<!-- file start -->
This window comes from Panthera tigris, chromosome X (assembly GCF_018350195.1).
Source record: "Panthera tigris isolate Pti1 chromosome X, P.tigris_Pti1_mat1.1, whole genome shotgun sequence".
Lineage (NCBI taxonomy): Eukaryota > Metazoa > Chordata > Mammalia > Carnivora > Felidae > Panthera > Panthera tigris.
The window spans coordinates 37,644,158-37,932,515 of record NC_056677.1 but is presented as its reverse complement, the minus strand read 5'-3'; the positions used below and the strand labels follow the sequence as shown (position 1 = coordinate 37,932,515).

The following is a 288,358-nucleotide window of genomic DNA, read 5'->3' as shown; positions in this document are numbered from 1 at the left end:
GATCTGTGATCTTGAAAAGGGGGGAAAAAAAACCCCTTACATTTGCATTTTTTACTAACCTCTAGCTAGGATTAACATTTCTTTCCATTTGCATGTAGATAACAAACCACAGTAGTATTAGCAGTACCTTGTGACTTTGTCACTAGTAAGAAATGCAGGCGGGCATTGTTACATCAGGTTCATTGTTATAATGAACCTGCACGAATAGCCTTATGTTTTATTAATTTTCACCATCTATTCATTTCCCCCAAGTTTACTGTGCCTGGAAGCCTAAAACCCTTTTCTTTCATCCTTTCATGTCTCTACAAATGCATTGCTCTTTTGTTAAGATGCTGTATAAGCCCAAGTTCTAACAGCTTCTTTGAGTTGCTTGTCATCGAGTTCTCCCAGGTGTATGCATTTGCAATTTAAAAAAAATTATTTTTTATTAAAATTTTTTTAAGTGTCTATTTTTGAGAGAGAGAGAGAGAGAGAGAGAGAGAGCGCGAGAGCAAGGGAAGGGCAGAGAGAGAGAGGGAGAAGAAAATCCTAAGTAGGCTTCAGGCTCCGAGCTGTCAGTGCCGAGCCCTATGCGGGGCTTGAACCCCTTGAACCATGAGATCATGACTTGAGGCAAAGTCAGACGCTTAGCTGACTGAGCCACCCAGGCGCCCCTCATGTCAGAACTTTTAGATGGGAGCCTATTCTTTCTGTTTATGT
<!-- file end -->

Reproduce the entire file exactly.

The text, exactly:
This window comes from Panthera tigris, chromosome X (assembly GCF_018350195.1).
Source record: "Panthera tigris isolate Pti1 chromosome X, P.tigris_Pti1_mat1.1, whole genome shotgun sequence".
Lineage (NCBI taxonomy): Eukaryota > Metazoa > Chordata > Mammalia > Carnivora > Felidae > Panthera > Panthera tigris.
The window spans coordinates 37,644,158-37,932,515 of record NC_056677.1 but is presented as its reverse complement, the minus strand read 5'-3'; the positions used below and the strand labels follow the sequence as shown (position 1 = coordinate 37,932,515).

The following is a 288,358-nucleotide window of genomic DNA, read 5'->3' as shown; positions in this document are numbered from 1 at the left end:
GATCTGTGATCTTGAAAAGGGGGGAAAAAAAACCCCTTACATTTGCATTTTTTACTAACCTCTAGCTAGGATTAACATTTCTTTCCATTTGCATGTAGATAACAAACCACAGTAGTATTAGCAGTACCTTGTGACTTTGTCACTAGTAAGAAATGCAGGCGGGCATTGTTACATCAGGTTCATTGTTATAATGAACCTGCACGAATAGCCTTATGTTTTATTAATTTTCACCATCTATTCATTTCCCCCAAGTTTACTGTGCCTGGAAGCCTAAAACCCTTTTCTTTCATCCTTTCATGTCTCTACAAATGCATTGCTCTTTTGTTAAGATGCTGTATAAGCCCAAGTTCTAACAGCTTCTTTGAGTTGCTTGTCATCGAGTTCTCCCAGGTGTATGCATTTGCAATTTAAAAAAAATTATTTTTTATTAAAATTTTTTTAAGTGTCTATTTTTGAGAGAGAGAGAGAGAGAGAGAGAGAGAGCGCGAGAGCAAGGGAAGGGCAGAGAGAGAGAGGGAGAAGAAAATCCTAAGTAGGCTTCAGGCTCCGAGCTGTCAGTGCCGAGCCCTATGCGGGGCTTGAACCCCTTGAACCATGAGATCATGACTTGAGGCAAAGTCAGACGCTTAGCTGACTGAGCCACCCAGGCGCCCCTCATGTCAGAACTTTTAGATGGGAGCCTATTCTTTCTGTTTATGT